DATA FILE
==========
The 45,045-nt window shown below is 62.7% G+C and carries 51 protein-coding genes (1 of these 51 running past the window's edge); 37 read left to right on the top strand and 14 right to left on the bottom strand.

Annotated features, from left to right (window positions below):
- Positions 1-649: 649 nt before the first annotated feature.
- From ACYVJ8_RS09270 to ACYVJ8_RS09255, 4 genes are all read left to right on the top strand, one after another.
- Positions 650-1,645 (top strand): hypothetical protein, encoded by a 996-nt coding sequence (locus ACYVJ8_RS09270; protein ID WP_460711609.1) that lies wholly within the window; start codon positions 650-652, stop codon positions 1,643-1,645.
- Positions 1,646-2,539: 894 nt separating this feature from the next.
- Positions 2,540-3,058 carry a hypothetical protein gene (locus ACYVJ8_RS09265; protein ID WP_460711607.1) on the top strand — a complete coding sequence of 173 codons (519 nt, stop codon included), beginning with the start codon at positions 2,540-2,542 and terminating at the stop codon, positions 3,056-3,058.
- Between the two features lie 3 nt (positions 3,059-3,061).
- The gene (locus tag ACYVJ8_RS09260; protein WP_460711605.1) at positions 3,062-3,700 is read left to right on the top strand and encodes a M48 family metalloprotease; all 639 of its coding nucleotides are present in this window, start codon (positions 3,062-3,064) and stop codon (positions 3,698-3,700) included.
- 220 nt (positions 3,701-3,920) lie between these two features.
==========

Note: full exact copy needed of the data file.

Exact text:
The 45,045-nt window shown below is 62.7% G+C and carries 51 protein-coding genes (1 of these 51 running past the window's edge); 37 read left to right on the top strand and 14 right to left on the bottom strand.

Annotated features, from left to right (window positions below):
- Positions 1-649: 649 nt before the first annotated feature.
- From ACYVJ8_RS09270 to ACYVJ8_RS09255, 4 genes are all read left to right on the top strand, one after another.
- Positions 650-1,645 (top strand): hypothetical protein, encoded by a 996-nt coding sequence (locus ACYVJ8_RS09270; protein ID WP_460711609.1) that lies wholly within the window; start codon positions 650-652, stop codon positions 1,643-1,645.
- Positions 1,646-2,539: 894 nt separating this feature from the next.
- Positions 2,540-3,058 carry a hypothetical protein gene (locus ACYVJ8_RS09265; protein ID WP_460711607.1) on the top strand — a complete coding sequence of 173 codons (519 nt, stop codon included), beginning with the start codon at positions 2,540-2,542 and terminating at the stop codon, positions 3,056-3,058.
- Between the two features lie 3 nt (positions 3,059-3,061).
- The gene (locus tag ACYVJ8_RS09260; protein WP_460711605.1) at positions 3,062-3,700 is read left to right on the top strand and encodes a M48 family metalloprotease; all 639 of its coding nucleotides are present in this window, start codon (positions 3,062-3,064) and stop codon (positions 3,698-3,700) included.
- 220 nt (positions 3,701-3,920) lie between these two features.